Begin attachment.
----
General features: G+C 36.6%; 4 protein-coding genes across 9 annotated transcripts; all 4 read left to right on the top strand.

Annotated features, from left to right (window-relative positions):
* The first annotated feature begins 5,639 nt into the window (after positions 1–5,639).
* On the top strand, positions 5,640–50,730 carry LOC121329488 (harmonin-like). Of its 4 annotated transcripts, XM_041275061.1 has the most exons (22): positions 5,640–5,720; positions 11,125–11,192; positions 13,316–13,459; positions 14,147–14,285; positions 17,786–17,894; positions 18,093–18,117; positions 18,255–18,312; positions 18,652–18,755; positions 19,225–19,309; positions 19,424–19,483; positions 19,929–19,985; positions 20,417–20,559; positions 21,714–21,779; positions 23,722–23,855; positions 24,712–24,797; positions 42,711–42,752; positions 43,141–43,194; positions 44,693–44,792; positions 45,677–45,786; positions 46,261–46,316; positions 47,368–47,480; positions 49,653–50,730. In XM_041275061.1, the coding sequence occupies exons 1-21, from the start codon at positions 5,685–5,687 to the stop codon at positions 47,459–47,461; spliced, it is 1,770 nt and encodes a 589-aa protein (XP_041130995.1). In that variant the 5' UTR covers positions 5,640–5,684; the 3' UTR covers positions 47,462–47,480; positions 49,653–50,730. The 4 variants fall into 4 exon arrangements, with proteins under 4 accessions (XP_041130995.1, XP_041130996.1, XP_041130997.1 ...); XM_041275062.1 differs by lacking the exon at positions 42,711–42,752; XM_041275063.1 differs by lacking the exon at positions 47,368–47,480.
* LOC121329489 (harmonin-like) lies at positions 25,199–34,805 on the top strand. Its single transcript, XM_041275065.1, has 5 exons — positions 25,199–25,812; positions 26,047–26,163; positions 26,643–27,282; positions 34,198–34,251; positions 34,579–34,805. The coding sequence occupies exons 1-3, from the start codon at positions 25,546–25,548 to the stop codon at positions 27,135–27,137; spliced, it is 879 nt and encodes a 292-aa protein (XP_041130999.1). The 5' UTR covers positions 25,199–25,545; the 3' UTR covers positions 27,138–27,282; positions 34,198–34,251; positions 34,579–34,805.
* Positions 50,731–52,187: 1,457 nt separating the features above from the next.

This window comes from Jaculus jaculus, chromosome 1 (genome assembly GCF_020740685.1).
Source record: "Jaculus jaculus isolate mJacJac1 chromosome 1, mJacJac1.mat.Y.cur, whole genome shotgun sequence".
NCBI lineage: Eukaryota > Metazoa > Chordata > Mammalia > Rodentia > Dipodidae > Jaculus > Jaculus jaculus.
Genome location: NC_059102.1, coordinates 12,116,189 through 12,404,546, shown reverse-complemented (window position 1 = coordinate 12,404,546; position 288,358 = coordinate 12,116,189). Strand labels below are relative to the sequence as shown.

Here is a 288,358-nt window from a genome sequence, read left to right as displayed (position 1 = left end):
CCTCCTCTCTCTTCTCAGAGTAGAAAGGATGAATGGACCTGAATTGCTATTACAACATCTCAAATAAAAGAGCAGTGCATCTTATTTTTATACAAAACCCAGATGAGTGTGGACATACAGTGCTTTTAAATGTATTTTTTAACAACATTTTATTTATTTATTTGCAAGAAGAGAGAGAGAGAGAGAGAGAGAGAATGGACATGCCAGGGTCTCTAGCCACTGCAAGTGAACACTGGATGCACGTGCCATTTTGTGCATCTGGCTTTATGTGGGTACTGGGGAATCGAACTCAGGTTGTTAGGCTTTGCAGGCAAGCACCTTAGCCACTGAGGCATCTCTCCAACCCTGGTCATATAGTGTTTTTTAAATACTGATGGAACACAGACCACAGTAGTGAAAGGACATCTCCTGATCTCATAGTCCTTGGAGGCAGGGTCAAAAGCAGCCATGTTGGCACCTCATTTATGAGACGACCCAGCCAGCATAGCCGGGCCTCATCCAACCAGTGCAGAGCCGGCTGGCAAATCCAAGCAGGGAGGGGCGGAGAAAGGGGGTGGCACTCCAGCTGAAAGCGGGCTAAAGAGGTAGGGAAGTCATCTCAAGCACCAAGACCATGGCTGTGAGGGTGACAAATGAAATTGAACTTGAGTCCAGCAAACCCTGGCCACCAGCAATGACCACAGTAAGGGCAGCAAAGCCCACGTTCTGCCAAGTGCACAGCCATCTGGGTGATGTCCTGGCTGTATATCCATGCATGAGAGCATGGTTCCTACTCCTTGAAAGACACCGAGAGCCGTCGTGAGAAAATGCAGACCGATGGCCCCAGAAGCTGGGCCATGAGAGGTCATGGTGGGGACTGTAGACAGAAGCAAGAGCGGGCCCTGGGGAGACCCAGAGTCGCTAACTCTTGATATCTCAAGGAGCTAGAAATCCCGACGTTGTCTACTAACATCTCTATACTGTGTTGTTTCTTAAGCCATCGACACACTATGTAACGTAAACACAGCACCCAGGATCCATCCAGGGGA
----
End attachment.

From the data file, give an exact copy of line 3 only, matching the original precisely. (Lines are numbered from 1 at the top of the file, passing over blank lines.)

* The first annotated feature begins 5,639 nt into the window (after positions 1–5,639).